Do you sometimes tell your staff and clients what you hope is the truth, rather than what you suspect that truth may in reality be?
It’s an easy trap to fall into. And in Liverpool this year, Eurovision got me thinking about hype, and how that might impact your business.
Full disclosure: I’ve been a fan of Eurovision since I was a child. As a boy growing up with a curious fascination for numbers and charts, I was transfixed by the running orders and scores. As a broadcast journalist who thrived on adrenaline, I became hooked on the energy and the slick production. And as a 56 year ticket holder earlier this month, I was mesmerised by actually being there in the Arena.
So these thoughts aren’t written to knock what was a triumph of production by the BBC and the EBU.
But I do offer them as a sense-check for any leader who may take at face value what she or he is told about an aspect of their business (staff morale/the latest product/a new software upgrade, perhaps) without checking it for themselves.
Here are three examples:
- The Euro Village, hyped by the publicity (including BBC News) as a glorious celebration of all things Eurovision, turned out to be nothing of the sort. There were no stands celebrating different countries or their music. Instead, a bland selection of food and drink outlets led to a large stage from which the live performances were held, alongside a stall selling very expensive merchandise.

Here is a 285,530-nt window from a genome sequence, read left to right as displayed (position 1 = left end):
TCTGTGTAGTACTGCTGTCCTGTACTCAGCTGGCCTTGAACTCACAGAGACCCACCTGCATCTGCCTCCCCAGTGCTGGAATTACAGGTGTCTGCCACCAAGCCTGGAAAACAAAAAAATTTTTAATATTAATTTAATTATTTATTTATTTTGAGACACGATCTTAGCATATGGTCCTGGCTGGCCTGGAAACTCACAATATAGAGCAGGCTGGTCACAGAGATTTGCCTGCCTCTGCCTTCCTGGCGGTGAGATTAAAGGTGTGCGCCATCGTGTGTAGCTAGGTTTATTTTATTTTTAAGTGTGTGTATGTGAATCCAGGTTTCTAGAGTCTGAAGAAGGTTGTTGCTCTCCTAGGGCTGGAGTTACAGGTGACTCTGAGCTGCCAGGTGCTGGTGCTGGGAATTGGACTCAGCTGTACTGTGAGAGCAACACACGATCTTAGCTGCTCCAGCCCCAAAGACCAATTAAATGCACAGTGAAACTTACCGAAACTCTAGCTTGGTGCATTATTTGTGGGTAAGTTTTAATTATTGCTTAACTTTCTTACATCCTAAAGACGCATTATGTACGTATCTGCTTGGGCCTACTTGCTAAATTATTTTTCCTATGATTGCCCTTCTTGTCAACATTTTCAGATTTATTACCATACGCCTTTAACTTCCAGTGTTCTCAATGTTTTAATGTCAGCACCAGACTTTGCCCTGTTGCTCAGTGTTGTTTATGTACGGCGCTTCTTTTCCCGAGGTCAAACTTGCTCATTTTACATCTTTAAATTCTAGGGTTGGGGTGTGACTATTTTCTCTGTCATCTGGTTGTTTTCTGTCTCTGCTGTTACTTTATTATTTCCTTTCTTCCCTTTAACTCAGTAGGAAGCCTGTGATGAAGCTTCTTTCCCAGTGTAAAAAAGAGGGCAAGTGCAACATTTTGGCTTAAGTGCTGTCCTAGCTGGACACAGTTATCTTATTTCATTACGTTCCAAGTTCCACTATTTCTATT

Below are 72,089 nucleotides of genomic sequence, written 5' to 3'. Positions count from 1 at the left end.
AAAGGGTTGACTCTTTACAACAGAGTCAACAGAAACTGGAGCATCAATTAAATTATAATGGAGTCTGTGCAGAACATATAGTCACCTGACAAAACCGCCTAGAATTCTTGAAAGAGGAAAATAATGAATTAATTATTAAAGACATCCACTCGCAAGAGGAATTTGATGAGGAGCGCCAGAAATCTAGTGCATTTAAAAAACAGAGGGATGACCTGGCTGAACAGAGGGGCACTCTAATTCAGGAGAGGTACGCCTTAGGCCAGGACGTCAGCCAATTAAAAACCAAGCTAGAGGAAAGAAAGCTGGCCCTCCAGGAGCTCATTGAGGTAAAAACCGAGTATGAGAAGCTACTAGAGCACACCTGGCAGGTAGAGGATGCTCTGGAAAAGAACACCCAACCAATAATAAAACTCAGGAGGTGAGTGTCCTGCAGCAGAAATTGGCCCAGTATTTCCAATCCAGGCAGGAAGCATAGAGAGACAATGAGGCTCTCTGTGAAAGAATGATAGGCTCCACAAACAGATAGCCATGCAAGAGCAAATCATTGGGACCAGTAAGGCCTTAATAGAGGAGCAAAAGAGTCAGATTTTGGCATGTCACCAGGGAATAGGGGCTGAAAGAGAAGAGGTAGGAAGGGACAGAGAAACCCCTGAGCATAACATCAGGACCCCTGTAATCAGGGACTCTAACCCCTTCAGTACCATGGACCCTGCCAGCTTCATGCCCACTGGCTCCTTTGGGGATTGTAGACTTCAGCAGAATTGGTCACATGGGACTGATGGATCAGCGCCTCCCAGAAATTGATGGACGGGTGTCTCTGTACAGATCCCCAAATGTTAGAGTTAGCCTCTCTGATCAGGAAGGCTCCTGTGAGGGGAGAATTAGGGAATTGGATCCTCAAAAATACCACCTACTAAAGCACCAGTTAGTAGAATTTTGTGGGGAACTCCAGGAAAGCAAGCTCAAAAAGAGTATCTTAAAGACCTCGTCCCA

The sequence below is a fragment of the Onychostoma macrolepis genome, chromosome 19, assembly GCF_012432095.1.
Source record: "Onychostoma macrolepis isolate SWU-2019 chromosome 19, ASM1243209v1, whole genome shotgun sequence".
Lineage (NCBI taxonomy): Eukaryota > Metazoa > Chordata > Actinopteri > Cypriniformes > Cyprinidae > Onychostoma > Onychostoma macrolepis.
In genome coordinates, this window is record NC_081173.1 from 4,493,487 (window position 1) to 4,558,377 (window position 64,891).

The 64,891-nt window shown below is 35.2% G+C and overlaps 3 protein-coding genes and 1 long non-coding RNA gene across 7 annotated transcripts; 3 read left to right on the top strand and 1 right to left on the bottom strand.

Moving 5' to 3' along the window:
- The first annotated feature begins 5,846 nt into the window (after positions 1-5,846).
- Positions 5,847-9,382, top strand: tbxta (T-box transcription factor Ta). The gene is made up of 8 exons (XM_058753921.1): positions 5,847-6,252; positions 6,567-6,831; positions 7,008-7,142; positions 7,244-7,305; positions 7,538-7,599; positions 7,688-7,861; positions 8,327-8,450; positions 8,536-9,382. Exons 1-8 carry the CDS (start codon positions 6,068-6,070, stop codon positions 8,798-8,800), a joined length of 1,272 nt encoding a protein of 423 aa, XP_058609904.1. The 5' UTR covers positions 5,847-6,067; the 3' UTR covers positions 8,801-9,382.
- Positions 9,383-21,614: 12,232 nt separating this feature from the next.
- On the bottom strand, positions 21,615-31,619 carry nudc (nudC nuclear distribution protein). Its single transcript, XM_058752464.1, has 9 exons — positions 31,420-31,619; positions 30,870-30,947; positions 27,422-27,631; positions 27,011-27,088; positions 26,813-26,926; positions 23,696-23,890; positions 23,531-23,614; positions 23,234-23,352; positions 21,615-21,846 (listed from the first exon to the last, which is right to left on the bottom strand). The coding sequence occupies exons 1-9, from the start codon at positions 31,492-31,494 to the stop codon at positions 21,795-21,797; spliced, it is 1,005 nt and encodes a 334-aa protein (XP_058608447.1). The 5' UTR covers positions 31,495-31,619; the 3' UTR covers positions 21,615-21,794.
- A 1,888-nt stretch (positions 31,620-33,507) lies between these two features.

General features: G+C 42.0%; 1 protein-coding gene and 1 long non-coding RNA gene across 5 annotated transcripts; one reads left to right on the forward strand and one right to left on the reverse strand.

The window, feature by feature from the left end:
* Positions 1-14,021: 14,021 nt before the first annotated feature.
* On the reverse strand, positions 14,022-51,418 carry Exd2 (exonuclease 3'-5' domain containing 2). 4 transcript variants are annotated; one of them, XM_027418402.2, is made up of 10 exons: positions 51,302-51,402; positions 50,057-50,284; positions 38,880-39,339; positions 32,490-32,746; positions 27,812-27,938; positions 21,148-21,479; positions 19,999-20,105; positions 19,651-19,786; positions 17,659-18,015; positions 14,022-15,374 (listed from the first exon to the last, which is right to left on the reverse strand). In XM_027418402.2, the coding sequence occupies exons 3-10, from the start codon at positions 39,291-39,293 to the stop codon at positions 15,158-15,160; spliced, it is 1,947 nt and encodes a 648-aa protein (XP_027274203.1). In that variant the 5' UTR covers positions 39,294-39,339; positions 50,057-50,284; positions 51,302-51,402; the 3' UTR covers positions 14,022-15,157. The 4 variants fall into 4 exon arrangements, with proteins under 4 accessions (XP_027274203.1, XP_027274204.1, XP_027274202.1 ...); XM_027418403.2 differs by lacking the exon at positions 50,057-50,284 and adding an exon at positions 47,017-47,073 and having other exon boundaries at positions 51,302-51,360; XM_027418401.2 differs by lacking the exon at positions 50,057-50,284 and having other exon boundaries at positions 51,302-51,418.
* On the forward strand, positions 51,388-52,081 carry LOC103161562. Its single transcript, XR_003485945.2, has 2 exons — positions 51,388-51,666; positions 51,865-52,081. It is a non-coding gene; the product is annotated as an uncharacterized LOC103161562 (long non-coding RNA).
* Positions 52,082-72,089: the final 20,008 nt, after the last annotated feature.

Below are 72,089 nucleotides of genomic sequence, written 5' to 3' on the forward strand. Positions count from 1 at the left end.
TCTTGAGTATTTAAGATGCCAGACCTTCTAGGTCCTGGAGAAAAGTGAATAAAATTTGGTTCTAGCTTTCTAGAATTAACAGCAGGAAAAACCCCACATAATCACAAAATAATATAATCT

- The celebration of Ukraine — heralded as being at the heart of this party we were hosting on behalf of the war-torn country — appeared to me to have been shoved into a corner, only reached by carefully following pavement signage. When I found it, a stallholder selling Ukrainian handcrafts told me how bitterly disappointed she and her colleagues were at the situation. I did what I could to publicise this on social media and by contacting journalists, but no reporter that I’m aware of followed it up. Perhaps they feared it might have spoiled the narrative.
- As we now all know, Mae Muller’s entry for the UK, I wrote a Song, ended the contest in 25th out of 26th position. This came as quite a shock after so much gushing commentary on the BBC’s Eurovisioncast Podcast, leading to excited news coverage in the days leading up to the event. But — whisper it — anyone who had carefully noted Mae’s live performances, and the balance of her voice against the music mix, may have sensed trouble ahead. Yet I heard only one commentator (the no-nonsense Swedish expert, Mans Zelmerlow) dare to mention it.
It may seem churlish to take an international event of such universal joy, laughter and sheer exuberance — and hammer it into a lesson for business.
So I do it with a raised eyebrow rather than an angry frown.
But perhaps next time you speak publicly about staff morale, before walking the floor for yourself — or take a team leader’s word about the qualities of a product you sell, without holding it in your hands — you may pause to remember the curious way in which Eurovision 2023 came crashing down to earth.